International hospitality from Iceland to Bosnia
You know a place is authentic when the cobblestones are so uneven that your feet take a brutal beating soaking up the nooks and crannies around every corner in town. That is the case with Tiradentes, a criminally beautiful colonial village in the heart of Minas Gerais in Brazil's sweaty interior, nearly equidistant from the country's three biggest cities, São Paulo, Rio de Janeiro and Belo Horizonte. But while justifiably famous for its tranquility, local art and artisan furniture scenes, and its postcard-perfect architecture, Tiradentes has a secret: it is a remarkable place to eat.
According to Guia4Rodas, Brazil's most respected culinary Bible and soul mate to France's Michelin guides, Tiradentes has more starred restaurants per capita than any other city in Brazil. For a paltry population hovering around 7,000 folks, there are five starred restaurants, which is an extraordinary culinary stat. The feeding frenzy culminates every August, when the Festival Cultura e Gastronomia Tiradentes ups the ante even further on all things tasty in town.
Now in its 13th year, this nine-day feast sees visitors and chefs from around the world descend on Tiradentes' colourful cobblestones. In 2010, female chefs will take the spotlight, including prominent Brazilian culinary maestros like Helena Rizzo (Maní, São Paulo) and Bel Coelho (dui, São Paulo) as well as Michelin-starred European chefs like Angela Hartnett (York & Albany, London), Adeline Grattard (Yam Tcha, Paris) and Pepa Romans (Casa Pepa; Ondara, Spain) - all of whom will whip up creative treats around the village's picturesque streets. Of course, local restaurants get in on the action as well.
The rest of the year, Tiradentes remains sleepy, with its starred establishments offering an eclectic mix that runs the gamut from artery-clogging comida Mineira (local foods) to contemporary Brazilian cuisine steeped in the Slow Food movement. There is Pau de Angu, for example, where only five items take the stage on this farm on the outskirts of town. Here, local specialties like Frango Preguento de Bento (chicken with okra) are served alongside a plethora of side dishes like tutu (pureed black beans with pork sausage) and feijão tropeiro (beans mixed with egg and manioc flour).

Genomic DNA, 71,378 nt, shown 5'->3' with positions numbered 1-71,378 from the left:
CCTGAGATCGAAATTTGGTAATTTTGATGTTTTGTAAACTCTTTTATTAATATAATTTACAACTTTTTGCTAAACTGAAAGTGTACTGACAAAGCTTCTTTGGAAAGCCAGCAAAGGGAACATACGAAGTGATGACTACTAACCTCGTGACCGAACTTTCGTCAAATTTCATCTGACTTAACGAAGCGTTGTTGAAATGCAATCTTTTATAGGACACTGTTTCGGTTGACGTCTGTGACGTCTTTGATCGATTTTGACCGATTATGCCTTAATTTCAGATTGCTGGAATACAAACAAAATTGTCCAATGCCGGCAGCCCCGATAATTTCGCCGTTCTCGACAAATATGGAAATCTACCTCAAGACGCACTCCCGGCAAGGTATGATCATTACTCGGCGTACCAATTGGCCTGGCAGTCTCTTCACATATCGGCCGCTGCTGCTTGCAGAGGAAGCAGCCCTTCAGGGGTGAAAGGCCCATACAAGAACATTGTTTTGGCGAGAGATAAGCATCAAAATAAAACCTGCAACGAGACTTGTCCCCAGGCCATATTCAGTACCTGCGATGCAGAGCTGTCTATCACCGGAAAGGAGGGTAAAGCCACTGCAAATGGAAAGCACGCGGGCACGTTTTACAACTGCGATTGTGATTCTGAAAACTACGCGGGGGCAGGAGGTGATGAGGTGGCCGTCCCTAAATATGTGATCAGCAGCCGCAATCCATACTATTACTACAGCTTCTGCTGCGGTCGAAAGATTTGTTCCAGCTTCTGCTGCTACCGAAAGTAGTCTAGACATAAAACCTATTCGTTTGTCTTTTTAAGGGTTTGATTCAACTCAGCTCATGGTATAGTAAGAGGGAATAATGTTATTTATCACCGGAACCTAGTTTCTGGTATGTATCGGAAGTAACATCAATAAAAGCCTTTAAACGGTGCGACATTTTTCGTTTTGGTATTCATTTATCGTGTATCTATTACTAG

A completely different experience can be found at Theatro da Vila, where a twin-brother team runs a theatrical Slow Food show, serving up innovative dishes like duck magret in jabuticaba sauce, an exotic tree berry found in the region; or artisanal ravioli sautéed with pimenta biquincho, a sweet and mild pepper native to Minas Gerais. But there is far more to do in Tiradentes than feasting on five-course meals.
The region around town is rich in natural beauty, highlighted by the Serra de São José, a lush mountaintop that towers over town like a magnificent stone tsunami. Great hikes abound. Tiradentes proper is as quaint and picturesque as Brazilian colonial towns get, highlighted by a wealth of historic churches like the beautiful 1710 Igreja Matriz de Santo Antônio, which sits on a hilltop overlooking rows of multihued colonial homes. A camera is one's best friend here, though the scenic architecture does nearly all of the work.
Around town artisan shops, most specializing in handmade furniture or sweet treats like doce de leite, a local caramel, dot the tranquil streets. There is a thriving local art scene centered around Bichinho, an even smaller village just outside town. But perhaps the most surprising Tiradentes tidbit is the presence of 10th-generation Cossack knifemakers, who have built a cutlery heaven in the manner of a 16th-century Kazak-style dacha compound just outside town.
Inside, the 318-year-old high-end knife company, called Burza, meticulously handcrafts gorgeous artisan knifes fashioned from Austrian steel and sharpened with Swiss diamonds. Burza's worldwide legion of fans includes Arnold Schwarzenegger, Japanese emperors, and several New York chefs - an apropos marriage between the David and Goliath of world culinary capitals.